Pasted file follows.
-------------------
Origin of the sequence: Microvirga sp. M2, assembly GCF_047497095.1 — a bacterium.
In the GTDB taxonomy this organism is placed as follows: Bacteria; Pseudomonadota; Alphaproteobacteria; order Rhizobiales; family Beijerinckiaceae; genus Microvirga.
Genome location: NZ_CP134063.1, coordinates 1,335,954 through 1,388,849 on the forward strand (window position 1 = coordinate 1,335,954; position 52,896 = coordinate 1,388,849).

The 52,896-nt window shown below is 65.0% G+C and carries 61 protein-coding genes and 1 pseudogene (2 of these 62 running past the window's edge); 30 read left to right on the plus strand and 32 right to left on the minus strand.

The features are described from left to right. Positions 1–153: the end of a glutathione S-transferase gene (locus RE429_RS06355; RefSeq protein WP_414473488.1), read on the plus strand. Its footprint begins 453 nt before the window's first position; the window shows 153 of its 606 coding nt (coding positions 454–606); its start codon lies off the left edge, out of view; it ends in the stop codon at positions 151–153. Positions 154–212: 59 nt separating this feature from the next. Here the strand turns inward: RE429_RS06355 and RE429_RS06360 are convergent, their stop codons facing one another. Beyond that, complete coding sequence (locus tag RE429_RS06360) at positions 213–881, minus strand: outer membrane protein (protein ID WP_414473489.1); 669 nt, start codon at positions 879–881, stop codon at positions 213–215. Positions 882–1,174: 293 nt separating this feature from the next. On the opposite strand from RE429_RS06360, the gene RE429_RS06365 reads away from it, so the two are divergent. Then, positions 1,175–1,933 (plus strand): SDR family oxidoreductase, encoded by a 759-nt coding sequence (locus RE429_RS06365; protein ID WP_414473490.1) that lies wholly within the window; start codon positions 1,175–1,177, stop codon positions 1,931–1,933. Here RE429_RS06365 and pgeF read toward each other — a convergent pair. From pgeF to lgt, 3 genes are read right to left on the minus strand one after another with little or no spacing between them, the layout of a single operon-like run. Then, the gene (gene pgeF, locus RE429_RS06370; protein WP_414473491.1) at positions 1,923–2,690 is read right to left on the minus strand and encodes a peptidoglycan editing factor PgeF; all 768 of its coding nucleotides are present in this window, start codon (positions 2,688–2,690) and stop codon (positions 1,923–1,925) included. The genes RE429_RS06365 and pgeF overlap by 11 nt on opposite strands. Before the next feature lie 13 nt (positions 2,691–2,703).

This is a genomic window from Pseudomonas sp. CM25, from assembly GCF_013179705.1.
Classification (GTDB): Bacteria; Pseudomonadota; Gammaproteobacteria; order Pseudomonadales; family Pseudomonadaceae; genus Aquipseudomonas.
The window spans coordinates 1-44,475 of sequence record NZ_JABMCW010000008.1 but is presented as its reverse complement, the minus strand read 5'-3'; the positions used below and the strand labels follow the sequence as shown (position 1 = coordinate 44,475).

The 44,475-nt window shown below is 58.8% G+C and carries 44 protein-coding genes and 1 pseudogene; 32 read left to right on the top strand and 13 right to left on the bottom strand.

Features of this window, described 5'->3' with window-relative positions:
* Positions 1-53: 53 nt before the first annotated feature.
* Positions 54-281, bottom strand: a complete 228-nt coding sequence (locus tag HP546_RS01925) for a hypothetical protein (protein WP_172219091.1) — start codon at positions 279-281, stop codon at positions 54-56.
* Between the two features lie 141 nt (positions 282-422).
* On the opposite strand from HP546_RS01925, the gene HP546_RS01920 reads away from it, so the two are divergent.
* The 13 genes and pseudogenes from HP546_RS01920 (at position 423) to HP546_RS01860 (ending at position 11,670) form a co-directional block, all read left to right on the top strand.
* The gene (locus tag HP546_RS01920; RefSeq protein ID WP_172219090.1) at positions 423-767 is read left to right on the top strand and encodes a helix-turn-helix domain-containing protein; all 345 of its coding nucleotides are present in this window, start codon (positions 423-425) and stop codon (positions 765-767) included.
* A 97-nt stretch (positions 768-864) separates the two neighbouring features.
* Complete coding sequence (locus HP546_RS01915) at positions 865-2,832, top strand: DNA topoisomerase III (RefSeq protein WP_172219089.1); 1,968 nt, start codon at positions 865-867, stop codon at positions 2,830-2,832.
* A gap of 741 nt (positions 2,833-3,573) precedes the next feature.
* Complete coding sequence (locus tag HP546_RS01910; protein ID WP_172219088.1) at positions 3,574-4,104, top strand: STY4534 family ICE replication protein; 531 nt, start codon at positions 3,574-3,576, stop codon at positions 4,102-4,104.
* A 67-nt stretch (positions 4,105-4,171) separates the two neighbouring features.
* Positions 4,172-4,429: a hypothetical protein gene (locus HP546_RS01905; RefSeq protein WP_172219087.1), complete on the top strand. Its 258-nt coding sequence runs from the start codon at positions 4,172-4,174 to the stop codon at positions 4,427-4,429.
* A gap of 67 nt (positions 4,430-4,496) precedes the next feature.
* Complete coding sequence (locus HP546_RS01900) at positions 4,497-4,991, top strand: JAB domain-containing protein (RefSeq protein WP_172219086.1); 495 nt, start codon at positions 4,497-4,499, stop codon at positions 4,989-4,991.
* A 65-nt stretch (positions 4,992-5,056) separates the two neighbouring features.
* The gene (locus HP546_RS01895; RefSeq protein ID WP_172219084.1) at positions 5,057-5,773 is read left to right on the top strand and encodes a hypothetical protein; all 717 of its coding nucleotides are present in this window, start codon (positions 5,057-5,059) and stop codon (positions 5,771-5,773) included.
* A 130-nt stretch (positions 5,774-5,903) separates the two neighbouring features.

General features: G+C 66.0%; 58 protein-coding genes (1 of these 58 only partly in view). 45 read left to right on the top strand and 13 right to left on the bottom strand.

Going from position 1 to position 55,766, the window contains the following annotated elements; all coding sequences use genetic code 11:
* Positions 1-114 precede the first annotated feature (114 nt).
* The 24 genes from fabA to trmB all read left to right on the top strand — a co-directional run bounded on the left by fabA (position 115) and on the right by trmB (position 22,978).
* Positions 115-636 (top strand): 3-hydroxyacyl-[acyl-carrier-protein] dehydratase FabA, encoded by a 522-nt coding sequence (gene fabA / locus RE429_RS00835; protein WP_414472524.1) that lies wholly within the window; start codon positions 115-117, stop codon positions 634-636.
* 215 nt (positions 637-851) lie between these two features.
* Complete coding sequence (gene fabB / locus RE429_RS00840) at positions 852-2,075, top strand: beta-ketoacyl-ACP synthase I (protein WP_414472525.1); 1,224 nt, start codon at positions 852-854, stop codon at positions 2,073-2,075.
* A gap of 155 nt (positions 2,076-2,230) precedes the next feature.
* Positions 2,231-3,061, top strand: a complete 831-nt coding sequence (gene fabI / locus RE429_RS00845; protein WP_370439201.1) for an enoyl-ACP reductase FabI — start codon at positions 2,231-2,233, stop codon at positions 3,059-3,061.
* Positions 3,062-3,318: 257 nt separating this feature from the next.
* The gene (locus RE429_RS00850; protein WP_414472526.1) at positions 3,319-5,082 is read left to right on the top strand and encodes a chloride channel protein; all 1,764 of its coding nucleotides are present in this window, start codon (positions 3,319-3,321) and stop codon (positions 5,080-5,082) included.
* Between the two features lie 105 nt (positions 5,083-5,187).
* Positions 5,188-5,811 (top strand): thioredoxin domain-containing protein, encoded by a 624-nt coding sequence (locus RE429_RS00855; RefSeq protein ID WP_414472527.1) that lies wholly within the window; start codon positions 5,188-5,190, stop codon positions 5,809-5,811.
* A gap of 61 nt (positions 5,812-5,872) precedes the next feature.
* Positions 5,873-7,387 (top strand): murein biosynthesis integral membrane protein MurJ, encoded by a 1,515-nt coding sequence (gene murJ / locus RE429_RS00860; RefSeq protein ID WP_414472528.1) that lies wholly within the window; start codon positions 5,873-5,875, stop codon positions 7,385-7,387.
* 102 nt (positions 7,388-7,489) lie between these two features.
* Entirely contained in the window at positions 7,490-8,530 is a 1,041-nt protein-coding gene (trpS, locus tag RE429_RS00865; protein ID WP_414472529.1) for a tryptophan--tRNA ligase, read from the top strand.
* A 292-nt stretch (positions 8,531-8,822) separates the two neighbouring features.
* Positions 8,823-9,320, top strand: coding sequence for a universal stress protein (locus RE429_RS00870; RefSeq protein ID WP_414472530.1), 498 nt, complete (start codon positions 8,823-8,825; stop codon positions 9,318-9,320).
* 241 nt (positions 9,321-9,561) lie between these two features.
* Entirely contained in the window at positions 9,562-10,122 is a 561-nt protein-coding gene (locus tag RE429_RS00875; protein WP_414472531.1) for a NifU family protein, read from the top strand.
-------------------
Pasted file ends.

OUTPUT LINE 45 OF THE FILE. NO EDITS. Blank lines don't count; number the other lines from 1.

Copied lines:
* A 292-nt stretch (positions 8,531-8,822) separates the two neighbouring features.